And I remember being kind of irritated that The Kitten Covers would end up on sites without any reference to the original source, and bloggers would refer to the creator as “whoever” or “he.” It was really odd. But it gave me a new insight to the way the internet works. The lack of depth and fact checking, and its similarity to urban lore and gossip spreading. Very strange. But the anonymity gave me a little comfort too, because in the end all internet fads have their decline… falling into yesterdays hype. Now it’s fun again, because I think the initial peak has ended, and I don’t feel so much pressure. I still like to use diverse genres of music, so I may broaden that a bit… maybe Kitten Classical albums, Soundtracks, World Music, Contemporary Gems, and such are in order. As for my approach, there’s not too much to it. As Buzzfeed penned: “Step 1: take the cover art from a recognizable album. Step 2: insert kitten”… and voila! I think my technique has gotten better though. Maybe one day, interest will get so nil, or I’ll have done all the covers I think worthy, and I’ll just stop.  That happens to musicians too.

David: And, okay, speaking very theoretically and with a kind of unnecessarily abstract speculation… Is there some kind of structural, even spiritual similarity between cats and album covers – either in the way we see them, interact with them, relate to them, appreciate them, etc?

I guess to me, cats are maybe weirdly like album covers in that they can pretty much exist in your apartment unseen. You know? My records are usually stacked/shelved flush against each other, their faces shielded from sight. And cats… I mean, who knows where they are half the time?! I was wondering if you have any thoughts about why The Kitten Covers seem so natural, organic, and obvious – that is, why they work so well?

Alfra: Hmmm, this is an interesting thought, but I don’t think the success comes from a similarity between cats and records. Though there is definitely something here which emphasizes the physicality of a record filtered through the medium of ultra eerie kitten-y verity.

More accurately, I think The Kitten Covers work as parody because the similarity and differences between cats (specifically kittens) and musical icons. I mean how many creatures are pampered and adored as much as kittens and rockstars? And how many creatures have such big hair? As I said before, kittens are like cartoons, but oddly so are many musicians!! But conversely, where kittens are cute, cuddly and innocent, rockstars are badass, sexy, and infamous… so Kitten Rock Stars? Hahaha… That’s one loaded statement wouldn’t you say?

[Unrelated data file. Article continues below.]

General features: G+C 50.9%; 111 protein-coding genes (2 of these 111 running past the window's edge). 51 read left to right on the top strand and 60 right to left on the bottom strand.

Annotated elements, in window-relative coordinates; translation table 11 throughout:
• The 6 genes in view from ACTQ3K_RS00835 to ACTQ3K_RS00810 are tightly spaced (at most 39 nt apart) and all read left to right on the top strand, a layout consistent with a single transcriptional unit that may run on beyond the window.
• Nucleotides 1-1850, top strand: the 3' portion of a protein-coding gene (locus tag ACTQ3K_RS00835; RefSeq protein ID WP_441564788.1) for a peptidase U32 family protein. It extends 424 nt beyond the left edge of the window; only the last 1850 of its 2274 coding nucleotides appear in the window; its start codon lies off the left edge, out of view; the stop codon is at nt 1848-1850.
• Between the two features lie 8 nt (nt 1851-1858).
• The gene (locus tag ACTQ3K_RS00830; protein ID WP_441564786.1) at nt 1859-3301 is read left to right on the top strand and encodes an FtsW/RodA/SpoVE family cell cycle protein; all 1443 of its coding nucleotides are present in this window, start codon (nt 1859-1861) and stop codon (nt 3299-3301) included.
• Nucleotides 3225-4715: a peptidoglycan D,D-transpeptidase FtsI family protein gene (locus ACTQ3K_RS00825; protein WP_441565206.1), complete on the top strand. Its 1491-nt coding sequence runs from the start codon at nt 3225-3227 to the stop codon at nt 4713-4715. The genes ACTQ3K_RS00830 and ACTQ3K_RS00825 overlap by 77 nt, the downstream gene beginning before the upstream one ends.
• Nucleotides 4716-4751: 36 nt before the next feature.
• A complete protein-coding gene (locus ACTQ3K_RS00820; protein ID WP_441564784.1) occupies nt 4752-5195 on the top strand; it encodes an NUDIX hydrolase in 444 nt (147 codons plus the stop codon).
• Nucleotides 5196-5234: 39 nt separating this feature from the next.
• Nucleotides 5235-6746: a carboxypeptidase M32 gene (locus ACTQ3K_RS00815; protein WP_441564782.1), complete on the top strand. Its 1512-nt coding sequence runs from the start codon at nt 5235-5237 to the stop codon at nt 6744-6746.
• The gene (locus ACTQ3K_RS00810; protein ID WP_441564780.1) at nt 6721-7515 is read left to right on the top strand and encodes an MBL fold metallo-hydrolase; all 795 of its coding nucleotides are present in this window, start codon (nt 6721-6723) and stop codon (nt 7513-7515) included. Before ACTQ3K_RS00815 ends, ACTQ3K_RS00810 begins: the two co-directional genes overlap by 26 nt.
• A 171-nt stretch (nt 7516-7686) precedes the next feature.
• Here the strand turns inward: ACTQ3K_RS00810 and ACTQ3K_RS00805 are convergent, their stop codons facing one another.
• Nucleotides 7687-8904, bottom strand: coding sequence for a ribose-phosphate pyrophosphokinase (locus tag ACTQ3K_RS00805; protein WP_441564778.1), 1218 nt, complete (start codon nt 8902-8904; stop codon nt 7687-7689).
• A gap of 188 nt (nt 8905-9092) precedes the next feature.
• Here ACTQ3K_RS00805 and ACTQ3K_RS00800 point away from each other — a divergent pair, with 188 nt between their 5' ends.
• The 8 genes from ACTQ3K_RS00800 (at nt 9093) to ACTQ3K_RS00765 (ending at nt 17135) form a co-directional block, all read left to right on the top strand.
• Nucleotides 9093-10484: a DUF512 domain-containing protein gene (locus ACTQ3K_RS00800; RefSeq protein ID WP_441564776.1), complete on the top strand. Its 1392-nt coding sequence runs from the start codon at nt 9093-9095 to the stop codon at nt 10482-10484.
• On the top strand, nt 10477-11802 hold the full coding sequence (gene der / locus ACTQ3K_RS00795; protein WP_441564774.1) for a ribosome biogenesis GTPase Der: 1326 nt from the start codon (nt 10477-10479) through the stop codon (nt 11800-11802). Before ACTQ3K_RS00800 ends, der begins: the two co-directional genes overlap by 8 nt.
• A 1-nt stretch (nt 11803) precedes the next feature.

David: Finally, you mentioned that you have a cat of your own, and so I have to ask: does it have a cool rock-star-style name, or something dainty and embarrassing, like “Patches”? (Or something human and embarrassing, like “Steve”?) Also, looking back, I suppose it should come as no surprise that I named my first kitten after one of the artists whose cover you’ve already kittenized. There’s that inevitability again.

Alfra: She’s called Lois.  It’s not ultra rock star… but has a connection to music. When we found her, she was a wreck, scrounging around the trash cans outside our apartment. She was just a little speck of a thing, totally malnourished, so tiny that she fit in the palm of your hand, practically blind from eye infection and with a belly full of worms. But she came to me when I said “come here”… so what could I do?  We brought her home and John Lee Hooker was on the turntable.  It was a gnarly album, a 1970 reissue on King Records called “Moanin’ And Stompin’ Blues,” old and scratched up, with pop and hiss, and ancient noises that make you feel you are in the bayou. On the back of the jacket was a list of tracks, and next to each track name the publishing line repeated over and over… Lois, Lois, Lois… along with BMI and Hooker’s publishing name “Texas Slim.”  I suppose Lois refers to the Lois Music Publishing Company, which was owned by King Records, but there doesn’t seem to be much info about it anywhere. Anyhow, Zach saw the name and suggested we call her Lois, because it seemed like a tough name, and you’d have to be a tough little kitten to get as far along as she had on the streets of Brooklyn. Coincidentally she seems to love albums, er… well, loves to scratch at them (much to the chagrin of Zachary and myself). Perhaps one day I will make her a rockstar and put her on one of the kitten covers… hmm come to think of it, I’m actually a little surprised that I haven’t already.


14 responses

  1. How about gathering them into a book.

  2. Great interview! Thanks for all your hard work.

  3. […] “The Sound and the Furry: An Interview with Alfra Martini, Creator of The Kitten Covers” [2/3/2012] […]

  4. […] visual humor post, I gave David Olsen the week off.  After the tremendous success of his “Kitten Covers” post, I am sure he needs a break from internet […]

  5. […] The Sound and the Furry: An Interview with Alfra Martini, Creator of The Kitten Covers […]

  6. […] quelques temps déjà, l’artiste Alfra Martini s’amuse à détourner les pochettes d’album en utilisant des félins à la place des […]

  7. […] In an interview with Humor In America, Martini explained the idea: […]

  8. I would love to have Kitten Floyd on a t-shirt. Any thoughts on having them made for the Kitten Covers?

  9. […] varias de sus composiciones visuales y una entrevista que le hizo David B. Olsen para la página HA! en donde comparte cómo fue que inció con todo este rollo y hasta donde ha llegado con sus […]

  10. […] Via The Kitten Covers & Humor in America […]

  11. […] to Humor in America, Martini revealed that the idea for The Kitten Covers came to her after a vision of David Bowie as […]